AURORA | It started with the mother of a friend in elementary school, a woman who could communicate with her hands in a mysterious and captivating way.
Nina De La Rosa felt an instant connection to American Sign Language, to the way that words and ideas flowed silently and smoothly with small gestures. Even though she didn’t have any family members who were deaf or partially deaf, the image of the woman who could speak without sound stuck with her.
“I was kind of shocked at how she was talking but she really wasn’t,” said De La Rosa, who graduated from Rangeview High School last month.
That fascination persisted through elementary and middle school, and continued through her four years at Rangeview. The subject even came up during the nerve-racking scholarship interviews with officials from cable company Comcast earlier this year. She had already won $1,000 from the company; when she spoke to a scholarship official in April, she was vying for an additional $9,000 in college funds.
“I didn’t even know that there was a second round after the first round … I just had to interview. I was pretty nervous, but I was trying to play it down,” De La Rosa said. “I pretty much kept it a secret. I tried not to think about it.”
A week after the interview, she found out she was one of two students in the state of Colorado who would receive the $10,000 scholarship as part of the company’s “Leaders and Achievers” program. In her original essay for the smaller sum, De La Rosa wrote about her time in the Link Crew, a Rangeview club that connects freshmen with upperclassmen for guidance and advice. She wrote and spoke about her other after-school activities, her participation in the school’s League of United Latin American Citizens club, her work in the counseling department and, of course, her time in the school’s Sign Language Club.
Still, De La Rosa insisted that she didn’t let herself celebrate early or get her hopes too high.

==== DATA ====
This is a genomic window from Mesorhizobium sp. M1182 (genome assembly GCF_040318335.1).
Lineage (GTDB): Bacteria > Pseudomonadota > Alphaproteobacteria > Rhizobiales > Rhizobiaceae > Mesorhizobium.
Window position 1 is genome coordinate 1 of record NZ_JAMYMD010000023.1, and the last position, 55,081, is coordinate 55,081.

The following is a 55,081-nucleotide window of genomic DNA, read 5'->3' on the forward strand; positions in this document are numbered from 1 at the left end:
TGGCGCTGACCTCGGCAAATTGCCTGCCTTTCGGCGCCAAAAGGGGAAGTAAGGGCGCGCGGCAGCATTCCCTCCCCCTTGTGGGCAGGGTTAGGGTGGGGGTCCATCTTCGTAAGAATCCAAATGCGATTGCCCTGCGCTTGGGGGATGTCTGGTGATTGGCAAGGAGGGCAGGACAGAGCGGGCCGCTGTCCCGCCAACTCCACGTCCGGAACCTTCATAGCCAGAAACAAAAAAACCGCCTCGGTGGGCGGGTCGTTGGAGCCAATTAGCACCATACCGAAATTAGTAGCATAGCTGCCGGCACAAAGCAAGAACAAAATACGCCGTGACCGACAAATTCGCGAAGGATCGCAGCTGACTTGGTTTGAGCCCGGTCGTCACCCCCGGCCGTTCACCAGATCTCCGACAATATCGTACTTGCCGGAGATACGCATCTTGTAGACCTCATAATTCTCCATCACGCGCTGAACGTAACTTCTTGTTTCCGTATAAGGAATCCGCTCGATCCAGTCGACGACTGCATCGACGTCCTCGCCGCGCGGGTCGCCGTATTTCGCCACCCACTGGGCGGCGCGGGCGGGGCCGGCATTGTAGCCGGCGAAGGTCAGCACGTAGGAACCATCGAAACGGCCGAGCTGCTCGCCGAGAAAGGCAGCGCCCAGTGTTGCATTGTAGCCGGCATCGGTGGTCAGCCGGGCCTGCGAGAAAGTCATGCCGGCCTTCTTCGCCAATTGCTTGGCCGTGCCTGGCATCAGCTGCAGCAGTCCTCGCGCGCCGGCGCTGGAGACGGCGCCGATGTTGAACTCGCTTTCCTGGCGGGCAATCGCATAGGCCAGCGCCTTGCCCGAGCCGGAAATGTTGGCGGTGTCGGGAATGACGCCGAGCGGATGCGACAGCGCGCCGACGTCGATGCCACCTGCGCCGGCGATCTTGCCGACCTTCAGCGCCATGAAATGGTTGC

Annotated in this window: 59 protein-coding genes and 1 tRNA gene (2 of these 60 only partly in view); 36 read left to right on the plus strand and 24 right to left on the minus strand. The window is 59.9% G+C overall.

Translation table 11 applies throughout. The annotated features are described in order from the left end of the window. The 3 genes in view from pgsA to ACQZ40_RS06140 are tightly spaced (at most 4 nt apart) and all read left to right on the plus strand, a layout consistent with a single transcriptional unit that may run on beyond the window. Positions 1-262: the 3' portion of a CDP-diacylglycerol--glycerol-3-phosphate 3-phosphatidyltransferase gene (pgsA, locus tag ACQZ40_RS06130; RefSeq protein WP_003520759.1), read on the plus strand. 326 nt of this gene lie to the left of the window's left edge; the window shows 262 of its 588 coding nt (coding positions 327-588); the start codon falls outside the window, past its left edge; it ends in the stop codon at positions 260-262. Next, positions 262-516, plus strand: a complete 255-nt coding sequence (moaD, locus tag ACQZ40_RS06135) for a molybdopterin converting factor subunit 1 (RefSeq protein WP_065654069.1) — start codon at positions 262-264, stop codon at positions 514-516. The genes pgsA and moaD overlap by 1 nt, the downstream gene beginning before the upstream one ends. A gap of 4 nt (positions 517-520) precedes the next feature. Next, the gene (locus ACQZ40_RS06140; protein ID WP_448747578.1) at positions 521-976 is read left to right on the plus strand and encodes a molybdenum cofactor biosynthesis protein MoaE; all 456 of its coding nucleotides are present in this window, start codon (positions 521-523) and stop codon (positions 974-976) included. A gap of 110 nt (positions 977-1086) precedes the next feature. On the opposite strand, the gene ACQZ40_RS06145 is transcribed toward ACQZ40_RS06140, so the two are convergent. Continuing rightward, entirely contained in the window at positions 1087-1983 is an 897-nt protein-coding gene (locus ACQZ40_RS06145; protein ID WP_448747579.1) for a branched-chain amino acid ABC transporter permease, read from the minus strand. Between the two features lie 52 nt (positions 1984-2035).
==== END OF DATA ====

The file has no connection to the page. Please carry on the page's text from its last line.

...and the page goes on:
In May, De La Rosa celebrated the scholarship with Aurora City Council members and about 600 local education and business leaders at the Public Education and Business Coalition luncheon held in Denver. As an added perk, De La Rosa got a free laptop during the ceremony as part of the scholarship.
De La Rosa, who will attend the University of Colorado Boulder in the fall, already knows how she will spend the money. She’ll pursue a degree in hearing sciences, and her long-term plans are focused on becoming a speech therapist. She’ll study American Sign Language as part of her training.
The news came as a surprise for De La Rosa, who said the scholarship will help her parents deal with the cost of college for her and her twin brother, who will also head to Boulder in the fall to study film and computer science.
“I didn’t want my parents to pay for my college. I have a twin brother and it’s a lot of money to pay for two children,” said De La Rosa, adding that her counselor nominated her for the scholarship early in the 2011-12 school year. “I really wasn’t expecting anything big to come out of it.”
De La Rosa added that she hasn’t had too much time to dwell on the big changes that wait for her in the fall. Between the stress of graduating high school and May and working her first summer job in the months before classes in Boulder start, she’s had plenty to occupy to time. Still, the sizeable scholarship has helped her start plans for a new phase in her life.
“I’m mostly just excited to do something different,” she said.
Other local students who received $1,000 scholarships as part of the “Leaders and Achievers” program are as follows: Aisha Iqbal from Cherokee Trail High School; Leslye Magallon from Gateway High School; Tsion Shiferaw from Aurora Central High School; Yohana Tuquabo from Regis Jesuit High School; and Julie Woodworth from Smoky Hill High School.
Reach reporter Adam Goldstein at [email protected] or 720-449-9707